Background In placebo-controlled trials, reslizumab, an anti-IL-5 monoclonal antibody, significantly reduced asthma exacerbations and improved lung function and asthma control in patients with eosinophilic asthma. Objective This open-label extension study evaluated safety and efficacy of reslizumab for up to 24 months. Methods After participation in 1 of 3 placebo-controlled, phase III trials in moderate-to-severe eosinophilic asthma, patients received reslizumab 3.0 mg/kg intravenously every 4 weeks for up to 24 months. Adverse events (AEs), lung function, and patient-reported asthma control were evaluated. Results In the open-label extension, 1,051 patients received ≥1 reslizumab dose (480 reslizumab-naïve, 571 reslizumab-experienced); median (range) exposure was 319 (36-840) and 343 (36-863) days in reslizumab-naïve and reslizumab-experienced patients, respectively. Continuous exposure, including during the placebo-controlled studies, was ≥12 months for 740 patients and ≥24 months for 249 patients. The most common AEs were worsening of asthma and nasopharyngitis. Serious AEs affected 78 of 1,051 (7%) patients; 18 of 1,051 (2%) discontinued treatment because of AEs; and there were 3 deaths (all non-treatment-related). Fifteen adult patients (15 of 1,023; 1%) had malignancies of diverse tissue types. Reslizumab-experienced patients maintained improved lung function and asthma control; reslizumab-naïve patients had improvements in these measures throughout open-label treatment. Blood eosinophil counts appeared to be returning to baseline after reslizumab discontinuation. Conclusions In patients with moderate-to-severe eosinophilic asthma, intravenous reslizumab 3.0 mg/kg displays favorable long-term safety and sustained long-term efficacy. Initial improvements in lung function and asthma control were maintained for up to 2 years. These findings substantially add to our understanding of the long-term safety and efficacy of anti-IL-5 strategies.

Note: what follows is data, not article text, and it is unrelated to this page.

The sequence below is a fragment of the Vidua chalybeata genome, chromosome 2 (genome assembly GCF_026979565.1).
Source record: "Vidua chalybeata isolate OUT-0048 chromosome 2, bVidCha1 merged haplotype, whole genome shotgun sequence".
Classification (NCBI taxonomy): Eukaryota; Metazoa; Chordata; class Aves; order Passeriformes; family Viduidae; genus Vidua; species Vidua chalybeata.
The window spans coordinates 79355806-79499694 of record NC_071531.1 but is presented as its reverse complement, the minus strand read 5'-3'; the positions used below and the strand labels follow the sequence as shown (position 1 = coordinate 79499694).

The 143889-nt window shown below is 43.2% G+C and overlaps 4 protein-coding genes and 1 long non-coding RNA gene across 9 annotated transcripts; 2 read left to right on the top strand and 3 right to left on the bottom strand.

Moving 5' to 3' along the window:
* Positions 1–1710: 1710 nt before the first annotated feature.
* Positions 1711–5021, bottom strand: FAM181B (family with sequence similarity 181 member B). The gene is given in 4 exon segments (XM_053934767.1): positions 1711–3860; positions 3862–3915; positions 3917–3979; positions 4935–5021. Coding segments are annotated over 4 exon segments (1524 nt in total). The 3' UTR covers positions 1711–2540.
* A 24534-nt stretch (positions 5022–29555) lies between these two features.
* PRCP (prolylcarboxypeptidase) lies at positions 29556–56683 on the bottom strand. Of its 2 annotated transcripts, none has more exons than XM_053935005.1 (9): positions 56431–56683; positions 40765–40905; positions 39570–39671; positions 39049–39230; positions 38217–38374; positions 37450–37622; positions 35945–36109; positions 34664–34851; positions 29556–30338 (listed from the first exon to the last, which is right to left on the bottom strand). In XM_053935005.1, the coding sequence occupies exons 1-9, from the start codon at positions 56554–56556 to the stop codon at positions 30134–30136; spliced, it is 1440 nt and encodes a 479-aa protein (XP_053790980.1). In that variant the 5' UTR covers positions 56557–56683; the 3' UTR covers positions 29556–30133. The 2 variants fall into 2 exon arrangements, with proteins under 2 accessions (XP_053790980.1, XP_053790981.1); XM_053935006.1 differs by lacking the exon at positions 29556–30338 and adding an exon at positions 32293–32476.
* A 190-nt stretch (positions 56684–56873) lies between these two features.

|Journal||Journal of Allergy and Clinical Immunology: In Practice|
|State||Published - Nov 2017|
- Long-term safety
- Open-label extension study